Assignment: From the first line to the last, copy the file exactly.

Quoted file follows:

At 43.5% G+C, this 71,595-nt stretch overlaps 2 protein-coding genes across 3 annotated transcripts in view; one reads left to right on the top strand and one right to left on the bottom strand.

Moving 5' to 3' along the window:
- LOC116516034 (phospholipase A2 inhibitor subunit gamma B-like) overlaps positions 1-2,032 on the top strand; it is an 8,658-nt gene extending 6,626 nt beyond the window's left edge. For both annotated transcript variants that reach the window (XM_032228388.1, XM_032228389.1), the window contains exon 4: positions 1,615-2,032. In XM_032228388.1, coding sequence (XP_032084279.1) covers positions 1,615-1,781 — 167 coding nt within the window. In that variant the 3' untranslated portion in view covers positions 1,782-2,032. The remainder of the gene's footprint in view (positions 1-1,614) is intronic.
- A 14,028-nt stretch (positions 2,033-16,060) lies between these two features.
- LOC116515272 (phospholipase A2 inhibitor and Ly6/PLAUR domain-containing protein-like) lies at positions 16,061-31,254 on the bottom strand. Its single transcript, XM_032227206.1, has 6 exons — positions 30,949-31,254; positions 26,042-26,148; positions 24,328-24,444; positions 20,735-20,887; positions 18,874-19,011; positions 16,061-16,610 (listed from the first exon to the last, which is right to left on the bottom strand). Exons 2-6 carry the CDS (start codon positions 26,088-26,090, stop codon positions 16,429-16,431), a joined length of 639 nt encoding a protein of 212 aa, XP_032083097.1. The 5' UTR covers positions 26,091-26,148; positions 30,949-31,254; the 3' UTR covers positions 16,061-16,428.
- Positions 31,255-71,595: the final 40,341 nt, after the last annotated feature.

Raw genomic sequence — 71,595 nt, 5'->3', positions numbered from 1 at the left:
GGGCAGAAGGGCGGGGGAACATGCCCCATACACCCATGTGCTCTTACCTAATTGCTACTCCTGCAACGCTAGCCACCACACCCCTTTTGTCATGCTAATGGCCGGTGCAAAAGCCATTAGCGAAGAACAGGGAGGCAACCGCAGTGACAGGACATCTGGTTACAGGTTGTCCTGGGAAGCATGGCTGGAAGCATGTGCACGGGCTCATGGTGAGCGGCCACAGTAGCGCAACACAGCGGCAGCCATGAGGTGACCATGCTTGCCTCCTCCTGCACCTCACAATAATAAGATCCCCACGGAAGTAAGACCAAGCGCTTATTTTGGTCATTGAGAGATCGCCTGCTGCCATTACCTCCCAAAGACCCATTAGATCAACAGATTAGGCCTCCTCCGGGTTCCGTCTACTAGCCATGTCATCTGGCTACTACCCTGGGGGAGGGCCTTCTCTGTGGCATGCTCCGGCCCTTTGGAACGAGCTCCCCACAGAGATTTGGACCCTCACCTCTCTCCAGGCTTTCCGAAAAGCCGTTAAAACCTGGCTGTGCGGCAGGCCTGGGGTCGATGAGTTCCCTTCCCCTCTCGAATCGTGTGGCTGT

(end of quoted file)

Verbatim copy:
At 43.5% G+C, this 71,595-nt stretch overlaps 2 protein-coding genes across 3 annotated transcripts in view; one reads left to right on the top strand and one right to left on the bottom strand.

Moving 5' to 3' along the window:
- LOC116516034 (phospholipase A2 inhibitor subunit gamma B-like) overlaps positions 1-2,032 on the top strand; it is an 8,658-nt gene extending 6,626 nt beyond the window's left edge. For both annotated transcript variants that reach the window (XM_032228388.1, XM_032228389.1), the window contains exon 4: positions 1,615-2,032. In XM_032228388.1, coding sequence (XP_032084279.1) covers positions 1,615-1,781 — 167 coding nt within the window. In that variant the 3' untranslated portion in view covers positions 1,782-2,032. The remainder of the gene's footprint in view (positions 1-1,614) is intronic.
- A 14,028-nt stretch (positions 2,033-16,060) lies between these two features.
- LOC116515272 (phospholipase A2 inhibitor and Ly6/PLAUR domain-containing protein-like) lies at positions 16,061-31,254 on the bottom strand. Its single transcript, XM_032227206.1, has 6 exons — positions 30,949-31,254; positions 26,042-26,148; positions 24,328-24,444; positions 20,735-20,887; positions 18,874-19,011; positions 16,061-16,610 (listed from the first exon to the last, which is right to left on the bottom strand). Exons 2-6 carry the CDS (start codon positions 26,088-26,090, stop codon positions 16,429-16,431), a joined length of 639 nt encoding a protein of 212 aa, XP_032083097.1. The 5' UTR covers positions 26,091-26,148; positions 30,949-31,254; the 3' UTR covers positions 16,061-16,428.
- Positions 31,255-71,595: the final 40,341 nt, after the last annotated feature.

Raw genomic sequence — 71,595 nt, 5'->3', positions numbered from 1 at the left:
GGGCAGAAGGGCGGGGGAACATGCCCCATACACCCATGTGCTCTTACCTAATTGCTACTCCTGCAACGCTAGCCACCACACCCCTTTTGTCATGCTAATGGCCGGTGCAAAAGCCATTAGCGAAGAACAGGGAGGCAACCGCAGTGACAGGACATCTGGTTACAGGTTGTCCTGGGAAGCATGGCTGGAAGCATGTGCACGGGCTCATGGTGAGCGGCCACAGTAGCGCAACACAGCGGCAGCCATGAGGTGACCATGCTTGCCTCCTCCTGCACCTCACAATAATAAGATCCCCACGGAAGTAAGACCAAGCGCTTATTTTGGTCATTGAGAGATCGCCTGCTGCCATTACCTCCCAAAGACCCATTAGATCAACAGATTAGGCCTCCTCCGGGTTCCGTCTACTAGCCATGTCATCTGGCTACTACCCTGGGGGAGGGCCTTCTCTGTGGCATGCTCCGGCCCTTTGGAACGAGCTCCCCACAGAGATTTGGACCCTCACCTCTCTCCAGGCTTTCCGAAAAGCCGTTAAAACCTGGCTGTGCGGCAGGCCTGGGGTCGATGAGTTCCCTTCCCCTCTCGAATCGTGTGGCTGT